Goldfish are among some of the world’s most popular species of pet fish, but despite popular belief, it’s generally a good idea to keep them as pets right up until the day they finally kick the bucket.
Many people set their goldfish free in the wild after they become too large for their own domestic pet enclosures at home, but experts are advising against doing so, as goldfish are considered an invasive species and can have a negative impact on the natural ecosystem where they’re dumped.
Image Credit: Sara Thompson Michigan DNR via Popular Science
The reason for their invasiveness lies in their ability to easily adapt to almost any environment. By being set free in a local pond or stream, that goldfish essentially takes it over. It will grow incredibly large and multiply very quickly, which has implications for other fish species sharing the same ecosystem.
In a piece we shared in August of 2016, we discussed the circumstances surrounding goldfish dumping and how it has a negative impact on the ecosystem where they’re dumped. Goldfish, on the other hand, have no problem adapting and overwhelming the ecosystem, growing to weigh almost 2kg and the size of a football.
Their size probably has something to do with the fact that they’ll eat almost anything and they’ll eat a lot of it, including the eggs of other fish, which reduces the reproduction rate of other species in the region.
As horrible as that sounds, that’s not the only problem with setting goldfish free in the wild, the accompanying study published in the journal Ecology of Freshwater Fish at the time also revealed that they behave a lot like carp, stirring up the sediment at the bottom of the body of water and contaminating the surrounding water, which makes it harder for other species to thrive.
Michigan’s Department of Natural Resources (DNR) was recently tasked with handling a goldfish situation in numerous natural water bodies in the state. According to reports, DNR had to remove hundreds of pounds of goldfish from those bodies.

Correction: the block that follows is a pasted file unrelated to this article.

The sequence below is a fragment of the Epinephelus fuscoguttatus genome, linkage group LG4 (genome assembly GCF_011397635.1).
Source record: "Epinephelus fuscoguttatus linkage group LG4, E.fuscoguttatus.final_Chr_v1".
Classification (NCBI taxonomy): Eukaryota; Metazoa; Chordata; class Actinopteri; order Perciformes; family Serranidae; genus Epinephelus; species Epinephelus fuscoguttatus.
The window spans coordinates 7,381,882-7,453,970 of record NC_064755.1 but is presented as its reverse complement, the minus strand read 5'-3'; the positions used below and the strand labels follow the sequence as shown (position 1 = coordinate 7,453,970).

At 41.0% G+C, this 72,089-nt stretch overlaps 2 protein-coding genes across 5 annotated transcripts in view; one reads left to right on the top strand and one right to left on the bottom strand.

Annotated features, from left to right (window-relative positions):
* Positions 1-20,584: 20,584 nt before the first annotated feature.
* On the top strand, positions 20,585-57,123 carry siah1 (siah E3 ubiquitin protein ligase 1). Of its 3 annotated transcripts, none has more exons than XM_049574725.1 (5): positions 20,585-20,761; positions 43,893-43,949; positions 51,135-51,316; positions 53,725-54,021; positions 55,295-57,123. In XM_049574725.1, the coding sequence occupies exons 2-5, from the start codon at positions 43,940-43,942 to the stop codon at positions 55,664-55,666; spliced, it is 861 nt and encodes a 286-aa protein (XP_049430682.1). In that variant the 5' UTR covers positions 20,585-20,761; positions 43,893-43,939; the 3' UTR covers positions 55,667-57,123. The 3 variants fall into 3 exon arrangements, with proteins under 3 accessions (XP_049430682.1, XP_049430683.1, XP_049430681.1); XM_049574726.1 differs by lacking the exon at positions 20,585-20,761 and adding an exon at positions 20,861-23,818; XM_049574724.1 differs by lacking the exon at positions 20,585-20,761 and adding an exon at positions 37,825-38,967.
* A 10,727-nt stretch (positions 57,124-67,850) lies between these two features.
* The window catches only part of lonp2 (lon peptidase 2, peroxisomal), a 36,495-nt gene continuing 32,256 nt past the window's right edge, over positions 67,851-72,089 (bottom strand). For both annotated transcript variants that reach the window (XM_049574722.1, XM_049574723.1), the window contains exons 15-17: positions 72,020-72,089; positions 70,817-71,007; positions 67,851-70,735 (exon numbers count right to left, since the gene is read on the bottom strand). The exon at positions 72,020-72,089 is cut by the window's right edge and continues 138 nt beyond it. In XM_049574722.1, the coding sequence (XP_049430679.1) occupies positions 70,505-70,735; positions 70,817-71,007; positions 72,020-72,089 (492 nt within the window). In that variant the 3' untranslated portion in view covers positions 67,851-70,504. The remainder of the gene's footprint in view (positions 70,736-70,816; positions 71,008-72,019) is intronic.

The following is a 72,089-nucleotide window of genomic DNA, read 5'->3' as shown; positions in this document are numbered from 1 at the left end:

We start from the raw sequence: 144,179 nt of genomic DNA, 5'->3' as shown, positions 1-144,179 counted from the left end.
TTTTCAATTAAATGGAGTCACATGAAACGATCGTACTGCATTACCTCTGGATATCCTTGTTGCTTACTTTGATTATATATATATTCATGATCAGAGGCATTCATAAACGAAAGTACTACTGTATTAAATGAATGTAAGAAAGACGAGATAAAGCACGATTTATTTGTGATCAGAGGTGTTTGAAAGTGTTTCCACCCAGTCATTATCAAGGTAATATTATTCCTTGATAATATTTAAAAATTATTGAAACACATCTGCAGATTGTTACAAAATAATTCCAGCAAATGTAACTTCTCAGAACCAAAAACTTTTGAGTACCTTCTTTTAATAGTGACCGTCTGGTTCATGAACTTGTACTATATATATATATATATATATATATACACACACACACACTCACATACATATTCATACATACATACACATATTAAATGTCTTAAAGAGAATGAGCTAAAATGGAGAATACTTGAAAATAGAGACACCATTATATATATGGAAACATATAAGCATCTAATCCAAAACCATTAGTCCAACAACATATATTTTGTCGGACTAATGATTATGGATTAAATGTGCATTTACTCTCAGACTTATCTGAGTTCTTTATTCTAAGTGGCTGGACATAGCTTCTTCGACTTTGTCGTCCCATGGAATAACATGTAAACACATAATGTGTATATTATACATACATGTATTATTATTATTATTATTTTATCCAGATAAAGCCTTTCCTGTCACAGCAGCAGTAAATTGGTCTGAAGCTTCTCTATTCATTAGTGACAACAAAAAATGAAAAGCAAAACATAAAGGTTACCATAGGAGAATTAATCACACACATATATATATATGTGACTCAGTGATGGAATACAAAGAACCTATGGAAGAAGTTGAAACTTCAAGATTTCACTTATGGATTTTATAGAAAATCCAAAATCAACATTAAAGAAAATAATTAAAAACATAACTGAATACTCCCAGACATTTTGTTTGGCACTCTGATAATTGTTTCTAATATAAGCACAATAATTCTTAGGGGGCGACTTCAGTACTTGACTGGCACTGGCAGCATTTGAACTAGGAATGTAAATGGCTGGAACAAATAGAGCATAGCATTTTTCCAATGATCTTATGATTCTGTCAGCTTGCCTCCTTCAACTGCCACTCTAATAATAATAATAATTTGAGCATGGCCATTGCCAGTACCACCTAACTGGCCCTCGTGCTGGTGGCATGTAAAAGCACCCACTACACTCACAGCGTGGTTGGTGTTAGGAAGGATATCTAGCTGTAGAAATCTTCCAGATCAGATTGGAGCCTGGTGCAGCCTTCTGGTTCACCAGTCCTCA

“It means they’re taking up all of the resources of fish that should be there,” says Sara Thompson, Lake Erie Unit Manager for the Michigan DNR fisheries division. “Only one or two native fish were found in that stretch.”
Goldfish weren’t native to either ecosystem, so it’s believed that a few (or many) pet owners may have intentionally dumped their ex-pets into them to say goodbye. After that, nature took its course and they replicated several times, grew very large, and stirred up ruckus.
Reports say that up to 8,000 goldfish weighing as much as 450 pounds in total were removed from these water sources.
Other states across the United States are facing similar problems and are considering ways of dealing with them, including Colorado, which recently dealt with a similar scenario:
Obviously, stricter laws enforcing how goldfish are disposed of could help, but finding ways to assist the current problem of all the goldfish being where they don’t belong is also required to help save other species of fish that are now forced to co-exist with an invasive species.
Source: Popular Science